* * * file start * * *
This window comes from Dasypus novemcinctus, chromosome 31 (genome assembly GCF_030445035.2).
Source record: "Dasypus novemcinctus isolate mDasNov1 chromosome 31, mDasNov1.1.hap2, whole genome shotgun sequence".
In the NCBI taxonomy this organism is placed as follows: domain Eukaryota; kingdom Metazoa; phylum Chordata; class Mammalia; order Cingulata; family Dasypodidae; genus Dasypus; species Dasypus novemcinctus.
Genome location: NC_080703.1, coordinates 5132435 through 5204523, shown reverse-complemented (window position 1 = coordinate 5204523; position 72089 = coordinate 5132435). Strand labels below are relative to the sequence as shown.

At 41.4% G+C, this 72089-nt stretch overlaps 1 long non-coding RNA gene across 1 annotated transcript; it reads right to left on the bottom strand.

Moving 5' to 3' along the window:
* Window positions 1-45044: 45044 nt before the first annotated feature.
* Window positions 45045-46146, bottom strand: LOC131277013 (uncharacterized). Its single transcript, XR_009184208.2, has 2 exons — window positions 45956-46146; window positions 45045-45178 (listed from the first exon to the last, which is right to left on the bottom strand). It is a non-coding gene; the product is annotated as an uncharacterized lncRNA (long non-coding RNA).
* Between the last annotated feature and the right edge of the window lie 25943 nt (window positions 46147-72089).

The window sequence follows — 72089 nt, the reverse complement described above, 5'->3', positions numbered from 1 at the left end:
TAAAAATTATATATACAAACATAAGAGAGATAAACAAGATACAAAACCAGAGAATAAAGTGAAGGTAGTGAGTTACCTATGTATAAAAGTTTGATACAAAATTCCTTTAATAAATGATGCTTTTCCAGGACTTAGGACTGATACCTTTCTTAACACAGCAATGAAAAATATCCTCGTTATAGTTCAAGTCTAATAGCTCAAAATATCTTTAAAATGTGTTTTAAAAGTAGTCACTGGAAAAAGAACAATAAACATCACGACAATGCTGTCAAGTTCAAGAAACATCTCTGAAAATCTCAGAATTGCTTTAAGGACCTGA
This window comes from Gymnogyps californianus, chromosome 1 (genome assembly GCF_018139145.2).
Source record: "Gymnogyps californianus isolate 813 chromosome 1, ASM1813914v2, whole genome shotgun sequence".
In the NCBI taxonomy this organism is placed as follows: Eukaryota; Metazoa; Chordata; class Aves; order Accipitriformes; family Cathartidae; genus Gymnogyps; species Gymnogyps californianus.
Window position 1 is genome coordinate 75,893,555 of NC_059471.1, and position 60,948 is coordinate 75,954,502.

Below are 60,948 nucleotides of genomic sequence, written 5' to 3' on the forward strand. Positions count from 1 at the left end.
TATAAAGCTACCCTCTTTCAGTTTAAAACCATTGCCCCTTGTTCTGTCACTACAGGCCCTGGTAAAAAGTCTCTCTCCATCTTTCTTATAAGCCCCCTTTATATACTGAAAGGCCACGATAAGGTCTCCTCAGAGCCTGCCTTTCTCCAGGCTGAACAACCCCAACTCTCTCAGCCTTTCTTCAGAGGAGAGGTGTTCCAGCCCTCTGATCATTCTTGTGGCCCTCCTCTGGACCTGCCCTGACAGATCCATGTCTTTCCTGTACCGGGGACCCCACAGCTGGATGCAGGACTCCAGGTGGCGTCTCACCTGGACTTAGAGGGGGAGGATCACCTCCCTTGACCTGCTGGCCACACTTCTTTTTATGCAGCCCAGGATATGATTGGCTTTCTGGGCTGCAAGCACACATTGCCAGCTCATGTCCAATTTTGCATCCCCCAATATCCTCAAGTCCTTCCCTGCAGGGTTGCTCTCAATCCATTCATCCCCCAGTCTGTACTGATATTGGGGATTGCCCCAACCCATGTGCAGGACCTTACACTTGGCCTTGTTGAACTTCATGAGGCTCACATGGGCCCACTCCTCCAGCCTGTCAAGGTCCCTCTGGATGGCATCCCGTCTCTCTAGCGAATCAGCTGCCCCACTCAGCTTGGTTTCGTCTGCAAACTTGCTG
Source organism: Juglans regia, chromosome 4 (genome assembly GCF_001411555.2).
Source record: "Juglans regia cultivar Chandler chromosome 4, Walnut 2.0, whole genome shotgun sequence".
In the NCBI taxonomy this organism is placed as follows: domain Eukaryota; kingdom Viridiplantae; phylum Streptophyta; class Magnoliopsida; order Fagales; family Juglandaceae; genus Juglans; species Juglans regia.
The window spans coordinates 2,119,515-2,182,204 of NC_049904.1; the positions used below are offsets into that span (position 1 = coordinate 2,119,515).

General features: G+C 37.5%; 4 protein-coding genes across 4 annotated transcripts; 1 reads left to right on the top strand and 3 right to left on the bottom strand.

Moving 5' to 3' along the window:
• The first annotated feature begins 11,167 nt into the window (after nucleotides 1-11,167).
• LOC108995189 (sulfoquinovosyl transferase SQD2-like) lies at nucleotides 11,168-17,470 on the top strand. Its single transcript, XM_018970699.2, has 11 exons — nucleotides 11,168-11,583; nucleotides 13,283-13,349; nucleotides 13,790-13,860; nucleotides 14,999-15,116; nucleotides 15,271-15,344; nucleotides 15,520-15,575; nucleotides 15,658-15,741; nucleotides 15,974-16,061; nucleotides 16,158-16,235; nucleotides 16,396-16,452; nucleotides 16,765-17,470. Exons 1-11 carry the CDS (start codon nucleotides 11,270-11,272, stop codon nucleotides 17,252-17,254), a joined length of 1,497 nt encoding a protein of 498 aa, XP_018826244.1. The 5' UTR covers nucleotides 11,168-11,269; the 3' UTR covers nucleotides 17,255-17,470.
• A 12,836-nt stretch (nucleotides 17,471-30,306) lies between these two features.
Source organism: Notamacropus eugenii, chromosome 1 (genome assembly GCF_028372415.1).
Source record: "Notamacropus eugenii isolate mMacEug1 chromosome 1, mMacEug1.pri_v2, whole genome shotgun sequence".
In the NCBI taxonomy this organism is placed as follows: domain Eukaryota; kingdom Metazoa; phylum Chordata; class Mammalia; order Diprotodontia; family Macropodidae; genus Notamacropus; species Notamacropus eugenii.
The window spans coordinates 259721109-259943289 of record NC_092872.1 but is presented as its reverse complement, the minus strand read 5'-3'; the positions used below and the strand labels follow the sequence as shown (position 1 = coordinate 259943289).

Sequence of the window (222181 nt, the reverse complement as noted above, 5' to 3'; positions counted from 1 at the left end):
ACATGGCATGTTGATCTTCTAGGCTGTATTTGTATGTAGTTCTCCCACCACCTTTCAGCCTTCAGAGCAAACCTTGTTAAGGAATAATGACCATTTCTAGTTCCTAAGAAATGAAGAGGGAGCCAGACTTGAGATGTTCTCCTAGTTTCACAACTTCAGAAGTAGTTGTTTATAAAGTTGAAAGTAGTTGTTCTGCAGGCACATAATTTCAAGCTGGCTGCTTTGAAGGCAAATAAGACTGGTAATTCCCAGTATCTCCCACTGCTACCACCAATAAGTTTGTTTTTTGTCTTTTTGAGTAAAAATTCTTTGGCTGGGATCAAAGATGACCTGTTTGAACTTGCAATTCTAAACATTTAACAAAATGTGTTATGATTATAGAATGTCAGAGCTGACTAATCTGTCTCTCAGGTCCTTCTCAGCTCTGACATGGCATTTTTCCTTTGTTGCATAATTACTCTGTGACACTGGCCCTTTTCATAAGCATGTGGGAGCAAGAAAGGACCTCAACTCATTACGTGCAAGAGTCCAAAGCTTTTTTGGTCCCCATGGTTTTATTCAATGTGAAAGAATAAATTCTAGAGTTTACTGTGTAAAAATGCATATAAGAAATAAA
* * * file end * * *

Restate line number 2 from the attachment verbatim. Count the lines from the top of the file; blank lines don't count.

Source record: "Dasypus novemcinctus isolate mDasNov1 chromosome 31, mDasNov1.1.hap2, whole genome shotgun sequence".